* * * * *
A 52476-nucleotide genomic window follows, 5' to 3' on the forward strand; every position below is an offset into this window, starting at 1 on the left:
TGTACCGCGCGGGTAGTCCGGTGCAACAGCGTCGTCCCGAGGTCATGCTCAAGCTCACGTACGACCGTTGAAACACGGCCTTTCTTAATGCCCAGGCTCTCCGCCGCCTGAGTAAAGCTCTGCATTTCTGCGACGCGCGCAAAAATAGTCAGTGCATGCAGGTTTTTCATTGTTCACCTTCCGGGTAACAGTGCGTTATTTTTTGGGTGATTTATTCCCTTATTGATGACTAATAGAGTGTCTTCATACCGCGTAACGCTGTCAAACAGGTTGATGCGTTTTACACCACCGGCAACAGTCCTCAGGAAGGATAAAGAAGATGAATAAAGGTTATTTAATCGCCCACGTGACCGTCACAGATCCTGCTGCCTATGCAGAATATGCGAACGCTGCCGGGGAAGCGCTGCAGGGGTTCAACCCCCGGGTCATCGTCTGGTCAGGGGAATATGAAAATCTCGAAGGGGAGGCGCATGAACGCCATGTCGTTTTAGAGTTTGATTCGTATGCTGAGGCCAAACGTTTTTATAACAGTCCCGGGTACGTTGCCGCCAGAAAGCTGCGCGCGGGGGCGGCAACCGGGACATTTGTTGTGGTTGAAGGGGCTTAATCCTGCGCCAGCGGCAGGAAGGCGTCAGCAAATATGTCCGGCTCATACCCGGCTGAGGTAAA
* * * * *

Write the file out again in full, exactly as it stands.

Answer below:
A 52476-nucleotide genomic window follows, 5' to 3' on the forward strand; every position below is an offset into this window, starting at 1 on the left:
TGTACCGCGCGGGTAGTCCGGTGCAACAGCGTCGTCCCGAGGTCATGCTCAAGCTCACGTACGACCGTTGAAACACGGCCTTTCTTAATGCCCAGGCTCTCCGCCGCCTGAGTAAAGCTCTGCATTTCTGCGACGCGCGCAAAAATAGTCAGTGCATGCAGGTTTTTCATTGTTCACCTTCCGGGTAACAGTGCGTTATTTTTTGGGTGATTTATTCCCTTATTGATGACTAATAGAGTGTCTTCATACCGCGTAACGCTGTCAAACAGGTTGATGCGTTTTACACCACCGGCAACAGTCCTCAGGAAGGATAAAGAAGATGAATAAAGGTTATTTAATCGCCCACGTGACCGTCACAGATCCTGCTGCCTATGCAGAATATGCGAACGCTGCCGGGGAAGCGCTGCAGGGGTTCAACCCCCGGGTCATCGTCTGGTCAGGGGAATATGAAAATCTCGAAGGGGAGGCGCATGAACGCCATGTCGTTTTAGAGTTTGATTCGTATGCTGAGGCCAAACGTTTTTATAACAGTCCCGGGTACGTTGCCGCCAGAAAGCTGCGCGCGGGGGCGGCAACCGGGACATTTGTTGTGGTTGAAGGGGCTTAATCCTGCGCCAGCGGCAGGAAGGCGTCAGCAAATATGTCCGGCTCATACCCGGCTGAGGTAAA